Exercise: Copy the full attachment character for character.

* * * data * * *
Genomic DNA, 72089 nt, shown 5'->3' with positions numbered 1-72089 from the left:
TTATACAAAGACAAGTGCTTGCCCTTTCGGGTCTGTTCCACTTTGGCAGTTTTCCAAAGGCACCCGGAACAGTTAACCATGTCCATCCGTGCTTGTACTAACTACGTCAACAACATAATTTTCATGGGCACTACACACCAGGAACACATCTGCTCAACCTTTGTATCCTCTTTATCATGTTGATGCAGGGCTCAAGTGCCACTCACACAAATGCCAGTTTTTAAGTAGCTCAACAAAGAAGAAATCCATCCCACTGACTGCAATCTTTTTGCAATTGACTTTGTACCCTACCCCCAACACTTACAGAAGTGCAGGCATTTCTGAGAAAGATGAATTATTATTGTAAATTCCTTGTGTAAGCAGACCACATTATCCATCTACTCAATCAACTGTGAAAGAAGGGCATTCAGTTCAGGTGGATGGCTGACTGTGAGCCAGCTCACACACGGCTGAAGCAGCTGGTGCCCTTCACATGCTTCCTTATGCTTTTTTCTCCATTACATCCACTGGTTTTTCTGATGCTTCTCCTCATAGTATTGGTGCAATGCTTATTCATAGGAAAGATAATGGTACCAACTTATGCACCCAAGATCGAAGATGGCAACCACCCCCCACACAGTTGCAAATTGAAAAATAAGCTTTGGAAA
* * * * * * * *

Genomic DNA, 72089 nt, shown 5'->3' with positions numbered 1-72089 from the left:
TTATACAAAGACAAGTGCTTGCCCTTTCGGGTCTGTTCCACTTTGGCAGTTTTCCAAAGGCACCCGGAACAGTTAACCATGTCCATCCGTGCTTGTACTAACTACGTCAACAACATAATTTTCATGGGCACTACACACCAGGAACACATCTGCTCAACCTTTGTATCCTCTTTATCATGTTGATGCAGGGCTCAAGTGCCACTCACACAAATGCCAGTTTTTAAGTAGCTCAACAAAGAAGAAATCCATCCCACTGACTGCAATCTTTTTGCAATTGACTTTGTACCCTACCCCCAACACTTACAGAAGTGCAGGCATTTCTGAGAAAGATGAATTATTATTGTAAATTCCTTGTGTAAGCAGACCACATTATCCATCTACTCAATCAACTGTGAAAGAAGGGCATTCAGTTCAGGTGGATGGCTGACTGTGAGCCAGCTCACACACGGCTGAAGCAGCTGGTGCCCTTCACATGCTTCCTTATGCTTTTTTCTCCATTACATCCACTGGTTTTTCTGATGCTTCTCCTCATAGTATTGGTGCAATGCTTATTCATAGGAAAGATAATGGTACCAACTTATGCACCCAAGATCGAAGATGGCAACCACCCCCCACACAGTTGCAAATTGAAAAATAAGCTTTGGAAA